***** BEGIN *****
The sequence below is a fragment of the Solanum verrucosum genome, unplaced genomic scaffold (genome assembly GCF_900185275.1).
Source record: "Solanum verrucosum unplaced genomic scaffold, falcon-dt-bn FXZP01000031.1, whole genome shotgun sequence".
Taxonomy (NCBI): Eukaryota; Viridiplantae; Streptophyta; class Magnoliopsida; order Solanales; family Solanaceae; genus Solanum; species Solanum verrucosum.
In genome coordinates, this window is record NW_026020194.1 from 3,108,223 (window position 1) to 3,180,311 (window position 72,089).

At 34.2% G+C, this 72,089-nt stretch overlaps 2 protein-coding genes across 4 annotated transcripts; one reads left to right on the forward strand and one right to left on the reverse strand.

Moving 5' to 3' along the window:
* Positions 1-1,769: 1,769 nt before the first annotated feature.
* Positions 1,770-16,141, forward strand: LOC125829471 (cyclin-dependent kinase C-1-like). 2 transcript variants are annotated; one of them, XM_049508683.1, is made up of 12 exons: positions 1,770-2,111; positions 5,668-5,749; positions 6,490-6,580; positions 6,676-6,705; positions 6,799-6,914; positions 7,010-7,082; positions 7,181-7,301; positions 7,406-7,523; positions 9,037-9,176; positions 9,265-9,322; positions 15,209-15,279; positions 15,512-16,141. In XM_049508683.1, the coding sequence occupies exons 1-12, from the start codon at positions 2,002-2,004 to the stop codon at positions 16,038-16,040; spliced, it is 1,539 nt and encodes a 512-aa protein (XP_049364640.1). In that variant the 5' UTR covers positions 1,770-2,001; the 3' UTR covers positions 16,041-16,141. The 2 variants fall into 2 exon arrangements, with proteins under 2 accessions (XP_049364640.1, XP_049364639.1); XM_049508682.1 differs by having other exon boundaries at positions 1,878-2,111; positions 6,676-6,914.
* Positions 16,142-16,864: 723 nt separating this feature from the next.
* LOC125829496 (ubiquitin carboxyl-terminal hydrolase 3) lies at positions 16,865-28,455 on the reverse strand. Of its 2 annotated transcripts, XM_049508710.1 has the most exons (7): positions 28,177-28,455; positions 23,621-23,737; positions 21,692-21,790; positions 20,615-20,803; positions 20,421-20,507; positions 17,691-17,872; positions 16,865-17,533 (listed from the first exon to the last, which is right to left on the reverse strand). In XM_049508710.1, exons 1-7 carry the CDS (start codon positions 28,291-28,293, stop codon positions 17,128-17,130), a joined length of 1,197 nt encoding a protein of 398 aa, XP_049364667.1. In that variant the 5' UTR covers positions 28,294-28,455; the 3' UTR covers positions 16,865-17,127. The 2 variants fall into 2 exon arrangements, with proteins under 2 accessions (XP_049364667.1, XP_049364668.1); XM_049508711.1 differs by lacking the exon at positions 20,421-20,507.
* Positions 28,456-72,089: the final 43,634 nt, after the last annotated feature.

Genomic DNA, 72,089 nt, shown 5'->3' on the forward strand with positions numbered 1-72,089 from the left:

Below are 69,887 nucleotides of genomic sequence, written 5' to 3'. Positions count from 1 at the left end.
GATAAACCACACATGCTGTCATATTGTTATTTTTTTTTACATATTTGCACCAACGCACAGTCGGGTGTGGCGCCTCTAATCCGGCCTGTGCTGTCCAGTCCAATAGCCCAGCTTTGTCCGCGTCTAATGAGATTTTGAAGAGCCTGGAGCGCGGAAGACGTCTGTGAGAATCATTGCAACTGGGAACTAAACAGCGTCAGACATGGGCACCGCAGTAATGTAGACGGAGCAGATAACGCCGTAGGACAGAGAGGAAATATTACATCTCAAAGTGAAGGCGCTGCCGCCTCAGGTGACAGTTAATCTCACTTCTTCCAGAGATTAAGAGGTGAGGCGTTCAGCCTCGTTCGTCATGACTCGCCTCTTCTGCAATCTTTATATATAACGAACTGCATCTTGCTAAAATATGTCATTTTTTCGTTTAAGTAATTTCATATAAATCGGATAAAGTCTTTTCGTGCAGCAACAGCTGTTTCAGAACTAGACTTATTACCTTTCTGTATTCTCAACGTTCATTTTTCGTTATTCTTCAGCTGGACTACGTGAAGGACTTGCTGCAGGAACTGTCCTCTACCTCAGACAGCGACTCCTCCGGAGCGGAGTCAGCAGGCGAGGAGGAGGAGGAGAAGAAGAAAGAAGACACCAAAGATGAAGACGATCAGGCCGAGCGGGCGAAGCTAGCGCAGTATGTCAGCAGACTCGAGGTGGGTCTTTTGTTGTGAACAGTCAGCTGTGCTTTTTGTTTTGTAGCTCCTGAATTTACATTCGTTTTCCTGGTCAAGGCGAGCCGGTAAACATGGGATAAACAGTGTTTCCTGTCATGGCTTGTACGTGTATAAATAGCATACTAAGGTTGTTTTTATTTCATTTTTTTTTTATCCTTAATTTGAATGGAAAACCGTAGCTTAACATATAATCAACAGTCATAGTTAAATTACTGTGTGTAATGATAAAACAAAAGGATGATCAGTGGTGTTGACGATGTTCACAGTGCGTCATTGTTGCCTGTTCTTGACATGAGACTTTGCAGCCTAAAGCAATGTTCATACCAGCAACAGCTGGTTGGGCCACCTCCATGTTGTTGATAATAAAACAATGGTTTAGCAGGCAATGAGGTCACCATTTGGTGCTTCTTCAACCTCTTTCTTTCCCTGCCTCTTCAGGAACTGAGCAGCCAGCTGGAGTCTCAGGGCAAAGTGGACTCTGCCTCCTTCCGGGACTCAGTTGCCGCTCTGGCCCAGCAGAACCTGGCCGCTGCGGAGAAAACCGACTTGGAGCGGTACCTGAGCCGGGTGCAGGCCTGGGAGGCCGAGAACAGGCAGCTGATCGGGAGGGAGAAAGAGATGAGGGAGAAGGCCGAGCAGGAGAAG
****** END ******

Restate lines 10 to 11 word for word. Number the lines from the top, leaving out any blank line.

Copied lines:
* LOC125829496 (ubiquitin carboxyl-terminal hydrolase 3) lies at positions 16,865-28,455 on the reverse strand. Of its 2 annotated transcripts, XM_049508710.1 has the most exons (7): positions 28,177-28,455; positions 23,621-23,737; positions 21,692-21,790; positions 20,615-20,803; positions 20,421-20,507; positions 17,691-17,872; positions 16,865-17,533 (listed from the first exon to the last, which is right to left on the reverse strand). In XM_049508710.1, exons 1-7 carry the CDS (start codon positions 28,291-28,293, stop codon positions 17,128-17,130), a joined length of 1,197 nt encoding a protein of 398 aa, XP_049364667.1. In that variant the 5' UTR covers positions 28,294-28,455; the 3' UTR covers positions 16,865-17,127. The 2 variants fall into 2 exon arrangements, with proteins under 2 accessions (XP_049364667.1, XP_049364668.1); XM_049508711.1 differs by lacking the exon at positions 20,421-20,507.
* Positions 28,456-72,089: the final 43,634 nt, after the last annotated feature.